CORE CRIMINAL LAW SUBJECTS: Crimes: Article 85 - Desertion

2010 (September Term)

United States v. Oliver, 70 M.J. 64 (the elements of desertion with the intent to remain away permanently are: (1) that the accused absented himself from his unit, organization, or place of duty; (2) that such absence was without authority; (3) that the accused, at the time the absence began or at some time during the absence, intended to remain away from his unit, organization, or place of duty permanently; and (4) that the accused remained absent until the date alleged). 

(the intent to remain away permanently as an element of desertion may be established by circumstantial evidence; among the circumstances from which an inference may be drawn that an accused intended to remain absent permanently are: that the period of absence was lengthy; that the accused attempted to, or did, dispose of uniforms or other military property; that the accused purchased a ticket for a distant point or was arrested, apprehended, or surrendered a considerable distance from the accused’s station; that the accused could have conveniently surrendered to military control but did not; that the accused was dissatisfied with the accused’s unit, ship, or with military service; that the accused made remarks indicating an intention to desert; that the accused was under charges or had escaped from confinement at the time of the absence; that the accused made preparations indicative of an intent not to return (for example, financial arrangements); or that the accused enlisted or accepted an appointment in the same or another armed force without disclosing the fact that the accused had not been regularly separated, or entered any foreign armed service without being authorized by the United States; on the other hand, the following are included in the circumstances which may tend to negate an inference that the accused intended to remain away permanently: previous long and excellent service; that the accused left valuable personal property in the unit or on the ship; or that the accused was under the influence of alcohol or drugs during the absence).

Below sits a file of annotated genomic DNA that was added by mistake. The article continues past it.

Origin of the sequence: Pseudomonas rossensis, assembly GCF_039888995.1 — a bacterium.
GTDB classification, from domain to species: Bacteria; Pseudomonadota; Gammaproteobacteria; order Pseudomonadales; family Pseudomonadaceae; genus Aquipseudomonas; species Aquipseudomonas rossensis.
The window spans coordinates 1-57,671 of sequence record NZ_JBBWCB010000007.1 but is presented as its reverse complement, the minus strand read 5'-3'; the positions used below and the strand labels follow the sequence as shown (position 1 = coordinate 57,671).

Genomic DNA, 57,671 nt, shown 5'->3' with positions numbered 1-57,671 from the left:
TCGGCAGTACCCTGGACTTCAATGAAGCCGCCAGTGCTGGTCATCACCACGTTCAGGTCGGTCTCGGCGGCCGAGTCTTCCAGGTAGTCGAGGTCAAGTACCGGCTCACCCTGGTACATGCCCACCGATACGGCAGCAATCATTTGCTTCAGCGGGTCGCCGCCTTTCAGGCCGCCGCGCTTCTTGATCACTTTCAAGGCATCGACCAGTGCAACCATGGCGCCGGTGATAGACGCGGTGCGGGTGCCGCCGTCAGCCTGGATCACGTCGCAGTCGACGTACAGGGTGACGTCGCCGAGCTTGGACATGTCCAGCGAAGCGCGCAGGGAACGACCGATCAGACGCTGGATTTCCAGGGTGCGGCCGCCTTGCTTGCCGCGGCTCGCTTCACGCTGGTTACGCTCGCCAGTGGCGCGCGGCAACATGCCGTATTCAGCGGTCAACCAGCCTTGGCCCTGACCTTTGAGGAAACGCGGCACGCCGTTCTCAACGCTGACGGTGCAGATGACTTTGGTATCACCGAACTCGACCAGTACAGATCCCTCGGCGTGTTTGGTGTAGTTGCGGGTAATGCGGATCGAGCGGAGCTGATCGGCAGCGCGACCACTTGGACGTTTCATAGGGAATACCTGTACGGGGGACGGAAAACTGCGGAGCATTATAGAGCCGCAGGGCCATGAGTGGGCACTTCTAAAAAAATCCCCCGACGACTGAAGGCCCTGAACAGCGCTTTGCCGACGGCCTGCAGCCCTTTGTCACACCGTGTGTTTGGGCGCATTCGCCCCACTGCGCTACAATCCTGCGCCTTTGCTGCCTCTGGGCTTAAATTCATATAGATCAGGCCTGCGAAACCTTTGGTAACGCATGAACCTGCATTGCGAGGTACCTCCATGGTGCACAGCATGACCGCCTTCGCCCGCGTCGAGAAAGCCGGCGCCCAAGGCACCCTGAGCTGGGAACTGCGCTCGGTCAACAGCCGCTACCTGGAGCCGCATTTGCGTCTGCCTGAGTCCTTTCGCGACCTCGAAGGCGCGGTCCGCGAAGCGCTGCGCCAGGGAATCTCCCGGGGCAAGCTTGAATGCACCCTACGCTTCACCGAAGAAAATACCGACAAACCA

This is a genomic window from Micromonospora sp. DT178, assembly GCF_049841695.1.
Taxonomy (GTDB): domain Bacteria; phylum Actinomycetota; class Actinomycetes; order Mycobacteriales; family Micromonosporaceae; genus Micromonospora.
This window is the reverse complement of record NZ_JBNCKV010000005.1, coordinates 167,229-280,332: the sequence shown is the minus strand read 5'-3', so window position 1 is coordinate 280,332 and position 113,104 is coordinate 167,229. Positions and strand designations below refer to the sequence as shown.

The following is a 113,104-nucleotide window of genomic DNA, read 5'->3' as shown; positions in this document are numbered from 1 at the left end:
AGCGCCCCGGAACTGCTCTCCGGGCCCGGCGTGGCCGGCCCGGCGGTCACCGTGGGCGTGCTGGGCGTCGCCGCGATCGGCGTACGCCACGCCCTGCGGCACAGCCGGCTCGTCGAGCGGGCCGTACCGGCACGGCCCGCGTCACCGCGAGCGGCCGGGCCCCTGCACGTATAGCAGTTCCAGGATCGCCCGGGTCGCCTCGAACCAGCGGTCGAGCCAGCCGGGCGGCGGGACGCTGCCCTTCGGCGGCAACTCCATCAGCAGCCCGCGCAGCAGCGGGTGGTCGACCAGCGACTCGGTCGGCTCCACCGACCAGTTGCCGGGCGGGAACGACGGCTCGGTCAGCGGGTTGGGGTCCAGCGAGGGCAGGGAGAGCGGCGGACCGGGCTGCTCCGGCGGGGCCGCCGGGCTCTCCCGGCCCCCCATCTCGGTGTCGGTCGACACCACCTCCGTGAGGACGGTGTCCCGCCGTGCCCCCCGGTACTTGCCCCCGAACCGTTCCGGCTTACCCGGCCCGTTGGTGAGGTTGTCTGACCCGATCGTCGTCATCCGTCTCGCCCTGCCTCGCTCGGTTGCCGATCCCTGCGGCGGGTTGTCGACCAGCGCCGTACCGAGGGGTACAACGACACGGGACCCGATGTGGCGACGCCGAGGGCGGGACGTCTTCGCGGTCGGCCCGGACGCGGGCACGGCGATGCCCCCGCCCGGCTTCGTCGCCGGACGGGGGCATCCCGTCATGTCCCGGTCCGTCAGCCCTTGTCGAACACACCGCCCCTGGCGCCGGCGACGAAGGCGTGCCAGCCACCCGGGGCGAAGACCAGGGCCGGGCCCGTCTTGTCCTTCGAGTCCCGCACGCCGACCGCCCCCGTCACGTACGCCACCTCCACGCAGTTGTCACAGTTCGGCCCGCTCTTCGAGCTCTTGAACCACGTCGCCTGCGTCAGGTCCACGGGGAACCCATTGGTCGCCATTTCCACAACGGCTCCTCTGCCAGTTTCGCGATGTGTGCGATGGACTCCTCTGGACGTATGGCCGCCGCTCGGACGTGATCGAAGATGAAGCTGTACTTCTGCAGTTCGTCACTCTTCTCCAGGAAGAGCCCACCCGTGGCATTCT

(although duration alone does not prove an intent to remain away permanently as an element of desertion, it may nevertheless be a factor from which a factfinder might infer intent in concert with other evidence). 

(in this case, evidence that appellant was absent for an extended amount of time, nearly three years, that he had ready access to military authorities but did not report himself or inform the military regarding his alleged “crisis” with his daughter, and that despite his almost daily interaction with his sister, he made no indication to her of his current relationship with the military whatsoever was sufficient evidence for a rational trier of fact to conclude that at some point during his lengthy period of absence, appellant possessed the intent to remain away permanently, even though other facts such as living with his mother rather than finding his own residence and evidence suggesting that he only had a temporary rather than permanent job during his absence could cut the other way on intent; in addition, there is no evidence in the record that appellant ever wore his uniform or indicated in any way to anyone his ongoing military commitment, thus causing his sister to think he was out of the military; based on this, a rational factfinder could have determined that such behavior manifested an intent to remain away permanently at some point during his absence and was inconsistent with appellant’s testimony that it was always his intent to return). 

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